How to build an ice-diving probe that won’t freeze up
Rather than boring through rock-hard ice, future robotic explorers to ice worlds will melt their way in
Some of the most intriguing objects in the Solar System are ice worlds. The moons Europa and Enceladus are hiding large bodies of liquid water deep under their surfaces, sealed beneath a shell of hard-frozen ice. Liquid water is thought to be one of the fundamental requirements for supporting life, and so many planetary scientists are very keen to explore these alien oceans.
The challenge, though, will be penetrating down through a substantial thickness of rock-hard ice to access these exciting environments. On Earth, this sort of operation (like drilling down into Lake Vostok buried deep beneath the Antarctic ice) is accomplished with huge, industrial machinery and a team of human engineers to maintain it: a mission using a setup of this type is simply not feasible in the near-term of space exploration.
So how will we be able to reach the interior of these icy worlds with current robotic technology? The most promising solution is a melter probe. A roughly cylindrical canister holds a suite of scientific instruments, and sports a heated plate at the front to slowly melt its way down.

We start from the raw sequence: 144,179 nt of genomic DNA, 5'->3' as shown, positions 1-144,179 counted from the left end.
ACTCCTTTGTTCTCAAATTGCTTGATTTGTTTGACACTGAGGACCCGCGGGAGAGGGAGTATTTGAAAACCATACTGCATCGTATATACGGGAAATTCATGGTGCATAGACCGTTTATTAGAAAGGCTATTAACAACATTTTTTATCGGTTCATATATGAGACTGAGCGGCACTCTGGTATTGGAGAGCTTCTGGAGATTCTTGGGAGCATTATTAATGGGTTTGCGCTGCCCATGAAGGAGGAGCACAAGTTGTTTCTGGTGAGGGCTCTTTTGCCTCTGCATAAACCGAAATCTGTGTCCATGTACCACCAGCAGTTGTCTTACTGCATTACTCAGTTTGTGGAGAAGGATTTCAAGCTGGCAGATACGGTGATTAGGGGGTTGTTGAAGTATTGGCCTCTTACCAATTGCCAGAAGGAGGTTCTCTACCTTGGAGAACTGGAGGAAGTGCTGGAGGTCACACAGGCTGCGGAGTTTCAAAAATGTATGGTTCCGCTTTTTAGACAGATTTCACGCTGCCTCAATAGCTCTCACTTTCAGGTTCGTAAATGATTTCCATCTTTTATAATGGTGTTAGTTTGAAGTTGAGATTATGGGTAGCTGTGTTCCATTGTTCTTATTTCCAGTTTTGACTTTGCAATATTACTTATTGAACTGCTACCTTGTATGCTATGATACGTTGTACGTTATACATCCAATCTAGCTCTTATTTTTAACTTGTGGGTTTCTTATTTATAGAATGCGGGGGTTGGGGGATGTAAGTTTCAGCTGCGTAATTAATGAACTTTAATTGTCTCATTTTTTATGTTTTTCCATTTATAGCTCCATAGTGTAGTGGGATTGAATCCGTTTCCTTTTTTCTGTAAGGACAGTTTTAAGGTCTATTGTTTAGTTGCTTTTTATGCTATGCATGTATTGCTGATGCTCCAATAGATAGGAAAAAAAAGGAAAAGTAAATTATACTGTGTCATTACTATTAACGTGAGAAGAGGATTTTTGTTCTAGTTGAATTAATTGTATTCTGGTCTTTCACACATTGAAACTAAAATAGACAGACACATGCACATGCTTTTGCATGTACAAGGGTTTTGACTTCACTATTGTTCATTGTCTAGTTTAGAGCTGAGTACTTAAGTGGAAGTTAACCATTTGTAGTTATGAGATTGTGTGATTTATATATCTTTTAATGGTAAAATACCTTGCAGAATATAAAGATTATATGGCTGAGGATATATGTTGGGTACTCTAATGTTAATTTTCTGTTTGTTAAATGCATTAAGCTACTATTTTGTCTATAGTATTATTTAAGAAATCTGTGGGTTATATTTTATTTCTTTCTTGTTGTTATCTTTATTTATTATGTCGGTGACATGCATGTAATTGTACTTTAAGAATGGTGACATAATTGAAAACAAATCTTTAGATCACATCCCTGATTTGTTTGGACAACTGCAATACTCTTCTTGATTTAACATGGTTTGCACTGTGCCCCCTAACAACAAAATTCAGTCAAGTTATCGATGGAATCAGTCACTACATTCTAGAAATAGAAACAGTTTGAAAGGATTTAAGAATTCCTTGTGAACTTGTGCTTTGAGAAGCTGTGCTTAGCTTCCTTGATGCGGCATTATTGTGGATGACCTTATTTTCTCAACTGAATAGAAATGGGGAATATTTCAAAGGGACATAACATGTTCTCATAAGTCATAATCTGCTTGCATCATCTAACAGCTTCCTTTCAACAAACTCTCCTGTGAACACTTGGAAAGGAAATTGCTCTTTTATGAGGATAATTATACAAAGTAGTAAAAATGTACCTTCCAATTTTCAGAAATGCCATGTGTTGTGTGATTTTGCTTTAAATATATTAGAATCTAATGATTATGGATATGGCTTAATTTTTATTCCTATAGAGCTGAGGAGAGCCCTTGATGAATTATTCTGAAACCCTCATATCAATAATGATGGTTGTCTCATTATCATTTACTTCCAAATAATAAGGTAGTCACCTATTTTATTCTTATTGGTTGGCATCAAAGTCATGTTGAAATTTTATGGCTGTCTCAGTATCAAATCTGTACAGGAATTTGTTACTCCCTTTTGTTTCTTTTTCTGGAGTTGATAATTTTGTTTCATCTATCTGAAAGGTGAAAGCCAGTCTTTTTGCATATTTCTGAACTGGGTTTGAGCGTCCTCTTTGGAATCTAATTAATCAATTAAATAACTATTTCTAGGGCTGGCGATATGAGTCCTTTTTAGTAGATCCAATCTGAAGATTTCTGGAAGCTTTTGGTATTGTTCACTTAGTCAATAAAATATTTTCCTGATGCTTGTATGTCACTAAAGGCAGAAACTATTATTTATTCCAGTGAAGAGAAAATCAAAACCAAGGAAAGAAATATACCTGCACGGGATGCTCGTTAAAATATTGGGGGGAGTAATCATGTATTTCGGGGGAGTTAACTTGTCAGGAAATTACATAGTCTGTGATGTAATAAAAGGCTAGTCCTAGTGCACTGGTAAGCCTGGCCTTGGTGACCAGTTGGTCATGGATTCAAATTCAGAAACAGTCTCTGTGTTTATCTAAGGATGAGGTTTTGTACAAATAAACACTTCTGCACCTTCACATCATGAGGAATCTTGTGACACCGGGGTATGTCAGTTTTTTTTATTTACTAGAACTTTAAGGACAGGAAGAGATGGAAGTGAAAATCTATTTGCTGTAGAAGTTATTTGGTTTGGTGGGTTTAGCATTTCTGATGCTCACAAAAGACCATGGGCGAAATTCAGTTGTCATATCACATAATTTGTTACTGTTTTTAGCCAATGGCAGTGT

But there remain a number of engineering problems that need to be solved, say Kai Schüller and Julia Kowalski from RWTH Aachen University in Germany. For one, the probe needs to melt the ice immediately beneath it, whilst ensuring that it doesn’t refreeze too quickly in the channel that’s been created and trap the probe. While designs can be tested on Earth, the much colder ice and lower gravity of the icy moons would slow the downwards progression of the probe and so increase the risk of such a lock-in.
Schüller and Kowalski have been studying how to make the most efficient use of the heating power a small probe could deliver and ensure it doesn’t become stuck. They’ve modelled a simple design to see how parameters like the length of the probe, the power of its heated head and the physical properties of the icy world affect its ability to burrow down. “To prevent itself getting stuck an extraterrestrial melter probe will almost certainly need heaters along its sides as well”
They’ve found that the gravitational pull of a world, and hence the downwards force exerted by the probe, does indeed have a significant impact. To prevent getting itself stuck, an extraterrestrial melter probe about a metre long and delivering a reasonable power to its front heater will almost certainly also need heaters along its sides as well. And for somewhere like Enceladus, with its low gravity, an additional mechanism to keep pushing the heating head forward into close contact with the ice needs to be considered.
Recent discoveries have made just this kind of melter-probe technology even more relevant. In July of this year, scientists announced the discovery of a large lake of water beneath the ice cap on the south pole of Mars. This too could be a potential habitat for life, and so is another extremely inviting target for extraterrestrial subglacial exploration. Just this sort of melter probe design, originally conceived for Europa, would therefore make an ideal mission for the Martian pole.
An artist’s impression of a probe melting itsway into Europa